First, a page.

Mariama, my rambunctious four-year-old host sister, finally falls asleep outside beneath a blanket of Senegalese stars, curled up closely to her mother who rubs her back as she drifts in and out of dreams. Ngoyné and Marie Sylla practice their gymnastics on a tumbling mat outside, laughing hysterically when one lands head first and accidentally gets a mouth full of sand. Awa’ly yawns and wraps up in a bright blue, yellow, and orange blanket as she studies for the next exam.
I am lying comfortably outside with the rest of my family, discussing how one braids shells into their hair and enjoying the cool breeze that greets my tired body due to the long walks to work in the afternoon heat. As the night progresses in our calm neighborhood of Ndiaye Ndiaye II, I reflect on my life in Senegal and my life in the United States, the close connections I have made in Dakar and Fatick and my loved ones in Door County whom are drawing me back home.
Everyone is familiar with the phrase “distance makes the heart grow fonder,” and during my stay in Senegal, I have definitely experienced this feeling. Over the past four months of living in Senegal, I have fully immersed myself in the culture, traveled to Casamance, Toubacouta, and Touba, and tried to speak a mixture of French, Wolof, and Sérére. During that entire time, I have worn my heart locket that holds pictures of my parents, David and Jeanne. It’s as if they have come with me on all of my adventures. For instance, when I came across a group of Baay Falls (Senegalese Rastafarians) who taught me how to play the jembe drum in their palm-leaf beach hut, dancing zouk and mbalax (forms of Senegalese dances) until I could watch the sunrise on the beach, when I went into rural villages to hand out school supplies to young students, and when I was greeted by mothers and children dancing with large smiles of appreciation. I am so fortunate to have such amazing and courageous parents, who have blessed, loved, and supported me during my first (but definitely not my last!) trip to Africa. My parents and my family have been with me each step of the way.
Family is the key that unlocks the heart of the rich and loving culture in Senegal. Brothers and sisters are constantly keeping a good eye on their younger siblings, making sure that they are always out of harm’s way. I feel like a well-cared-for baby bird at lunchtime when all of my sisters, even Mariama, pick out the bones from the fish, cut up the vegetables with their hands, and throw them to my side of “the bowl.” My sisters laugh until they almost cry as they teach me how to dance a new mbalax move in exchange for English classes, where they want to learn the lyrics to the latest Akon song. “Mama Senegal” has watched over me and allowed me to embrace every part of the Senegalese culture that was in my reach.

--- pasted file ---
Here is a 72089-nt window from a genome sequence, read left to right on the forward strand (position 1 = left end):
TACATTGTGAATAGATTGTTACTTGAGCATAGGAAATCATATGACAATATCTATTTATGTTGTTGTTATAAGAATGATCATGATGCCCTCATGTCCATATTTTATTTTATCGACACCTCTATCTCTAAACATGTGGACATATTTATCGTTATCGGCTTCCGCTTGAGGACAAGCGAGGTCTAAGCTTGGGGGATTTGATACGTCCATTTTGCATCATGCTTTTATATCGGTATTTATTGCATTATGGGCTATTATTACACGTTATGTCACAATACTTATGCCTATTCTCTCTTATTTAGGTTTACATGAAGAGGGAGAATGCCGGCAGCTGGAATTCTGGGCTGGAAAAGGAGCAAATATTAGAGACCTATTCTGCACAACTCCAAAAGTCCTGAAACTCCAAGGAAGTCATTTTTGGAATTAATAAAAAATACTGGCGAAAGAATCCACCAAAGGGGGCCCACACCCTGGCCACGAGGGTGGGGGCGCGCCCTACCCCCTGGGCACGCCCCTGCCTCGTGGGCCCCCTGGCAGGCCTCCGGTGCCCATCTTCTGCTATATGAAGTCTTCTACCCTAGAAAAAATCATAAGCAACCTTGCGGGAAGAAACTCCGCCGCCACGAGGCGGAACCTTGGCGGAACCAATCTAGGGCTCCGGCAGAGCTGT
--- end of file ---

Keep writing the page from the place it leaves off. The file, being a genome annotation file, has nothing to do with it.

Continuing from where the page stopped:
There have also been people that I have met on the road-less-traveled in Senegal who remind me of the loved ones in my life living back in the United States. The first time I met my host mother’s mother I knew that there would be a close connection that would tie us together forever. Not only am I named after Binta’s mother, Aminata, but her mother also reminded me of my grandmother who passed away last summer. I was so overwhelmed with emotion when I first heard Binta’s mother speak in a sweet, soft voice. Her face was aged but was so welcoming and kind that at that instant, she reminded me of Granny Svien. From her love of her many grandchildren to singing joyous songs to me, I felt like I was back with Granny Svien again. Is it possible that Granny was reincarnated into this sweet Senegalese woman who was wrapped in bright, yellow-laced fabrics and large, gold jewelry? I still cannot even explain how I felt at that moment, but only that it was such a beautiful place to be – I thought I was meeting a stranger, who turned out to be such a loving, caring woman, exactly like my grandmother.
So as I gather together my memories, photographs, and adventures, I will also leave a piece of my heart in Senegal. There have been many tears that were shed, from both frustration and absolute joy. As I continue to travel around the world, I appreciate those back at home more each day. I have learned to never take any experience in my life for granted, both extremes of the grays and bright colorful adventures. From these experiences of everyday life, working at my internship, and building stronger family connections, I finally have a vision of a future after graduation. Working and fighting for children’s rights within the education system all over the world is my passion. I want to retell all of my stories. As I relive my stories, I also recount my blessings.
Now that I am home in Ellison Bay, people continue to ask me the same question: “Do you think you would ever travel back to Sengal?” And my response each time is, “In a heartbeat.”